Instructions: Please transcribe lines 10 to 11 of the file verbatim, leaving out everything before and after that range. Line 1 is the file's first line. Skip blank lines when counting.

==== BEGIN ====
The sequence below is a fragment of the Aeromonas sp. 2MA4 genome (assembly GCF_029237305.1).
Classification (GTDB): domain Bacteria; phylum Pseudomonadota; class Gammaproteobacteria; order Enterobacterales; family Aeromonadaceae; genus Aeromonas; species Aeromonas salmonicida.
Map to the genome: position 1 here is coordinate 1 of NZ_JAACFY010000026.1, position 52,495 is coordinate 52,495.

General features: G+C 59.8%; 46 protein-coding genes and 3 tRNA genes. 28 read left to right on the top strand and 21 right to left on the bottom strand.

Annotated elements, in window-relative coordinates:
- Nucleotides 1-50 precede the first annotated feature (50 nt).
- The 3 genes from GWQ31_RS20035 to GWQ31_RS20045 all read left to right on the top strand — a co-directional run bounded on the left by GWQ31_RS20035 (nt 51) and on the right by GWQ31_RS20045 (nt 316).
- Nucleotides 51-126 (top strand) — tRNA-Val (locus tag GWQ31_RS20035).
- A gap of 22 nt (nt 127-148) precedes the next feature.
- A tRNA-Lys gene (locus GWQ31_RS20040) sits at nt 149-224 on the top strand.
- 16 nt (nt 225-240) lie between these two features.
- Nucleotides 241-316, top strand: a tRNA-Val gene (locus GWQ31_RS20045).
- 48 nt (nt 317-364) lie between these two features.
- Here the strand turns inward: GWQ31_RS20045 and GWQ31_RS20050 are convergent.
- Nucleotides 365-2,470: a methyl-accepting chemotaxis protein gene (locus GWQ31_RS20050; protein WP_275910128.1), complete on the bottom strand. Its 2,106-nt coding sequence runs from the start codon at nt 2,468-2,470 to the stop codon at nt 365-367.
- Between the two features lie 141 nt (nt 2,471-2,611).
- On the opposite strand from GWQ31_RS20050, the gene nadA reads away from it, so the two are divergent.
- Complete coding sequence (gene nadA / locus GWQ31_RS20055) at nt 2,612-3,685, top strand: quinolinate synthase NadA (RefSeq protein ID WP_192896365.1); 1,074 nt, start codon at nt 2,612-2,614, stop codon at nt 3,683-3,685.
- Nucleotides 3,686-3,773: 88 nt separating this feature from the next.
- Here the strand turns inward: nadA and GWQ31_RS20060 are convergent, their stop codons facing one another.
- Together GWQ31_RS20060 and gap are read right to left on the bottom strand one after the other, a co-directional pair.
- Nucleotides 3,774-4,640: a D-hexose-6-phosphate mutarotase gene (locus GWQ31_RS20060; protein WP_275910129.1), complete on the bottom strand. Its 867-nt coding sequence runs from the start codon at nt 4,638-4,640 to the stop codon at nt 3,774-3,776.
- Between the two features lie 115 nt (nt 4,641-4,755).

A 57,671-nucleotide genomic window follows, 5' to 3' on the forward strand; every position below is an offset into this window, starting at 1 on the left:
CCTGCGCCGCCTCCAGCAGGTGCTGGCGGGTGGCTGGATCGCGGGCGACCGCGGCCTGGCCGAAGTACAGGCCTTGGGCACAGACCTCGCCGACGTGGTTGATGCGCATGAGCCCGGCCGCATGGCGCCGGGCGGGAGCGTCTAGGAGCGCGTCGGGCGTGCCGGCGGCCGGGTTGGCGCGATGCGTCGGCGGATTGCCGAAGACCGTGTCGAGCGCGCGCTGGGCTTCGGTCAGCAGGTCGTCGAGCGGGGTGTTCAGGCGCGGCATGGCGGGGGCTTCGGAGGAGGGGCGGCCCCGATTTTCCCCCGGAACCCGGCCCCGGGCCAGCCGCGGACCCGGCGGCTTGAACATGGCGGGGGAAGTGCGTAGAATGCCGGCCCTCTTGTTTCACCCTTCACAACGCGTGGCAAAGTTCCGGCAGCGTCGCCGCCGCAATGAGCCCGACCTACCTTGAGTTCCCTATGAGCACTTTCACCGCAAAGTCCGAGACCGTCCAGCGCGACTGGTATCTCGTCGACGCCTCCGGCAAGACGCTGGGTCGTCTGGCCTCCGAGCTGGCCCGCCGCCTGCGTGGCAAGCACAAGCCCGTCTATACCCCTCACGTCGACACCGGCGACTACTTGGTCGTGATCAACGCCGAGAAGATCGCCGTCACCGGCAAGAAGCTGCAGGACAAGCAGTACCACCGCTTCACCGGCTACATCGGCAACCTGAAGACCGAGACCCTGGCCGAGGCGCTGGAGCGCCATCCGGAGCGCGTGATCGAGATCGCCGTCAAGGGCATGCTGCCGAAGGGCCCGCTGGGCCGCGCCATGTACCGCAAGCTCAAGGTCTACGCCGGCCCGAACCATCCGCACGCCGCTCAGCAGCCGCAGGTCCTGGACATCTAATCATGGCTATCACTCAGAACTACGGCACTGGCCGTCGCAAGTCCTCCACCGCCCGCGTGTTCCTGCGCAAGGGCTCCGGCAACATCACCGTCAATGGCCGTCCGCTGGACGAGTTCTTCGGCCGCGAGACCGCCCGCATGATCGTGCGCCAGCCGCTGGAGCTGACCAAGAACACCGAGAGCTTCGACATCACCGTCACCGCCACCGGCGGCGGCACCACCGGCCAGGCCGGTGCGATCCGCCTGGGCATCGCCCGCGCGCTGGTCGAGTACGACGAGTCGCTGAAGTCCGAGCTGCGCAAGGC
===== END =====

- A tRNA-Lys gene (locus GWQ31_RS20040) sits at nt 149-224 on the top strand.
- 16 nt (nt 225-240) lie between these two features.